A bloody nightmare: periods in prison

‘You cannot use periods to punish women’: Sophie Latham explores how menstruation pushes people even further down the social hierarchy within prisons.

Working in collaboration with the Howard League, this week’s articles will focus on the lives of women in prisons.

Over three and a half billion people menstruate every month. Six hundred thousand of those menstruate behind bars.

Access to tampons and sanitary pads is extremely limited within the walls of a prison. Every day, women are forced to bleed through their prison uniforms and beg guards for extra supplies. Should human dignity also be stripped from inmates, on top of their liberty?

The facts are shocking; in some prisons, each two-person cell receives five pads per week to split. An average menstrual cycle lasts five days to a week, meaning prisoners have to wear the same pad for several days. Owing to the proximity of confinement, women’s cycles can sync which leads to a toxic putrid environment. Appallingly, prison officials ignore complaints about the odour leaving prisoners to live in degrading conditions. The poor quality of pads, a form of cost-cutting, means the adhesive barely sticks to underwear and often slips out. Some women tape several pads together simply to make them hold. Tampons are ‘essentially waterproof’ and used instead as cleaning supplies.

Going further than financial cutbacks, these restrictions emphasise the powerlessness of inmates; not only do prisons control their everyday lives, but they also control their hygiene and self-esteem. The humiliation of pleading for sanitary supplies from uncaring male prison officers reinforces their helplessness. Moreover, the lack of supplies creates power-struggles and tensions between inmates who often pressure newcomers to hand over their hygiene products.

Those lucky enough to be able to afford sanitary products from the commissary can expect to wait 2 weeks for a delivery.  Some prisons even privatise their commissaries, leading to inflated prices that make prisoners have to choose between pads and other essentials such as toothpaste and soap. The less fortunate inmates who cannot afford to ‘indulge’ in basic hygiene on their £1/day pay are left with inadequate sanitary supplies and stained clothes. These disproportionate prices are also due to the fact that sanitary products are classed as ‘luxury’ items in terms of taxation. There is, in fact, nothing luxurious about menstruation.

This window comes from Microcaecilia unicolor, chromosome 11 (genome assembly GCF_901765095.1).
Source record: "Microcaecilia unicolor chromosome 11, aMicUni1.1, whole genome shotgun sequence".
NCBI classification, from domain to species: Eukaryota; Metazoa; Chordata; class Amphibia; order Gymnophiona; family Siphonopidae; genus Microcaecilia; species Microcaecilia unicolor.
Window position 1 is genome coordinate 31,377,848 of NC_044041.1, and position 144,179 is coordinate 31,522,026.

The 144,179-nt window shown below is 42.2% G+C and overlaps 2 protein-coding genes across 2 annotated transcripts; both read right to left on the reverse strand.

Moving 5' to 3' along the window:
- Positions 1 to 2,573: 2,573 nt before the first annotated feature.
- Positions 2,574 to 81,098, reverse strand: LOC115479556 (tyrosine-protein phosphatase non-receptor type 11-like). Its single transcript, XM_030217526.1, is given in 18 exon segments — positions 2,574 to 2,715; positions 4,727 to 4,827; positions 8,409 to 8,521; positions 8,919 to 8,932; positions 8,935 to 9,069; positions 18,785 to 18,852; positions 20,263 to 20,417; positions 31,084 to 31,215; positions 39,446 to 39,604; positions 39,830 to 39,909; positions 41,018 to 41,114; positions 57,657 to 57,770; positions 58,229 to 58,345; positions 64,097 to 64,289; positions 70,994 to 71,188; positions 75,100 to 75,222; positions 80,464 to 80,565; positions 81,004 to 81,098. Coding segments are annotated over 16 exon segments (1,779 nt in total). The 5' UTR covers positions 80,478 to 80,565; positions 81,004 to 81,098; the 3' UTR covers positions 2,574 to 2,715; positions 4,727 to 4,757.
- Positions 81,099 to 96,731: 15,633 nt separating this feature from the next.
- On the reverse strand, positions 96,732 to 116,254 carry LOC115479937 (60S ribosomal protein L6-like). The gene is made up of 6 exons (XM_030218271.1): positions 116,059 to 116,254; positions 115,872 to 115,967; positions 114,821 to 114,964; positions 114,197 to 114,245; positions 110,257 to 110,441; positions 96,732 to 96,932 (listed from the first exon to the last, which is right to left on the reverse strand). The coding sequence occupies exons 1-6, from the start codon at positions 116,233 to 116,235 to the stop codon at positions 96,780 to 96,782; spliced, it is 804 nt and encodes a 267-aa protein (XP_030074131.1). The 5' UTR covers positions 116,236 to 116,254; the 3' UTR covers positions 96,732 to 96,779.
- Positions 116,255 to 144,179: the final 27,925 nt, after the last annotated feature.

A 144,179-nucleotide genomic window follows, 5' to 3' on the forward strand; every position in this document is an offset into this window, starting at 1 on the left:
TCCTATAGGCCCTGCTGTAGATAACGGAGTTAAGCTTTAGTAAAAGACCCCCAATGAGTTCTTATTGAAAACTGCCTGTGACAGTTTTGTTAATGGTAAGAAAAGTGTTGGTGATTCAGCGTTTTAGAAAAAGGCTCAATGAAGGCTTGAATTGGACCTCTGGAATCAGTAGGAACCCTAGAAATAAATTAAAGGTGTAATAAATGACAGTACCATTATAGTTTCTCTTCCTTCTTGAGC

The utter uncleanliness of forcing people to return to an eighteenth century state of living should be enough to force the government to reform the criminal justice system, but unfortunately ‘money talks’ and budget cuts mean that humane conditions are not regarded as necessary. Over the duration of the Coalition here in the UK, tight budgets were further cut by 24 per cent, the equivalent of £900 million. The innate injustice of rendering the voiceless even more defenceless is inexcusable, especially as prisoners cannot use the ballot box to vote against unfair policies. Since the recession, women-specific services and especially feminine hygiene products have been hit the hardest by these cutbacks.

This should not be the case. It is widely known that there are many reusable solutions that could cut on costs without cutting vital corners. Mooncups for example are silicone mouldable cups that can be reused for several years. A more expensive option is THINX underwear, absorbent undergarments that negate the need for pads and tampons. These solutions have the added bonus of being environmentally friendly as well as helping with prisoner hygiene and comfort. Although the initial investment would be higher, prisons could make a long term saving compared to purchasing millions of inadequate disposable pads and tampons.

Some may claim that the essence of prisons is to punish, and therefore no efforts should be made to maintain the basic human dignity of their residents. However, access to sanitary pads and tampons is not a luxury. You cannot use periods to punish women, in the same way that you cannot withhold loo paper or medical attention from inmates. Having no other option than sitting in your own blood has to be a form of torture, if not utterly degrading treatment. It is outrageous to return to such a backwards way of thinking in a society that prides itself on its respect for human rights.

Illustration by Kate Dickinson

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